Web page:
Using the right wire size can help to avoid serious accidents.

Another vital step is to install the wires properly.

Including a sub-panel can reduce the load of the breaker and keep everything under control.

## How do you calculate the right breaker and wire size?

Calculating and finding the right wire gauge for an 80 amp service is quite a math.

First, you must find the total wattage of the appliances running in your home.

Divide the result by the voltage and multiply the final figure by 125%.

You will get an appropriate breaker size for your service.

But since you already know that the breaker size here is 80 amps, you need the right gauge.

Various sites have shared a table or chart sharing the appropriate wire size for the different amp breakers.

It will also tell you the right wire size based on the wire material, i.e., copper and aluminum, the wire temperature, distance, and voltage.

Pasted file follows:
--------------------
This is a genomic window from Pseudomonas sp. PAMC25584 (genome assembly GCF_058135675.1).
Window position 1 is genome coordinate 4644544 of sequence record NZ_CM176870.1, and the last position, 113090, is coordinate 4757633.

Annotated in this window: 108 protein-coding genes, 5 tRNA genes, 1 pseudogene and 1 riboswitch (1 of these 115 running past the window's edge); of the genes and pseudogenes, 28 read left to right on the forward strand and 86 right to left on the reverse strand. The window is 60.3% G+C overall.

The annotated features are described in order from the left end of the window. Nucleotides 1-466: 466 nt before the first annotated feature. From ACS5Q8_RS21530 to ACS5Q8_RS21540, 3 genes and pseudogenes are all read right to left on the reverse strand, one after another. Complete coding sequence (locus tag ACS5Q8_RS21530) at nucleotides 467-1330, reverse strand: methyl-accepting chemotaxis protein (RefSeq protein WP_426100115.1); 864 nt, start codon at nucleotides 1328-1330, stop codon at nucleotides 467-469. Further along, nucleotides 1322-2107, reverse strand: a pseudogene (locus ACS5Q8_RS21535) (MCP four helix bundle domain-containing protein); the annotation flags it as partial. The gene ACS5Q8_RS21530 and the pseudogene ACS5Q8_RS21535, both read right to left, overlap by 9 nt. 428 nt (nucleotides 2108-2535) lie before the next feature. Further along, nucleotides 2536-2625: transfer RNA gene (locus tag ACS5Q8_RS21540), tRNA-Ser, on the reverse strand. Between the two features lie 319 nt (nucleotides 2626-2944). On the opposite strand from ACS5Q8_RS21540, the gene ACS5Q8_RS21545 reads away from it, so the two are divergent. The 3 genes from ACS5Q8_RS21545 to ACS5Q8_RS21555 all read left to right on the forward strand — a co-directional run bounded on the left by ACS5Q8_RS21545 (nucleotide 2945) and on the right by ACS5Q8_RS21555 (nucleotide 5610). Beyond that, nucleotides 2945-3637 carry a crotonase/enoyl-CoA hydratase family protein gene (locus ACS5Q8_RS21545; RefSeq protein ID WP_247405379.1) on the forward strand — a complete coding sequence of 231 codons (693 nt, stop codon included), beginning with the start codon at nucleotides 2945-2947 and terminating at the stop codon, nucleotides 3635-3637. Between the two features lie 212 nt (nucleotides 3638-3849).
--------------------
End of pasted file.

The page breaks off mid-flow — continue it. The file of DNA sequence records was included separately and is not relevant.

Just make sure to avoid going for thinner wires.

The standard size of an 80 amp service is 4 gauge copper wire.

You can use the gauge with low numbers but do not exceed 4.

## What does the NEC say about it?

The NEC, or National Electric Code, recommends using a wire gauge between 4 AWG and 2 AWG for 70 to 80-amp circuits.

However, you must check the NEC 320.15 as they keep changing the wire size.

But the ampacity requirement will remain the same.

If you have a high number wire gauge at a house with an 80 amp service, hire an electrician to change the wire as soon as possible before any accidents.

The exact size depends on the material, distance, and temperature.

You must follow the NEC rules if your region lacks local codes.

But, if you have local codes that are quite different from the NEC rules, you must prioritize the local codes and ignore the NEC.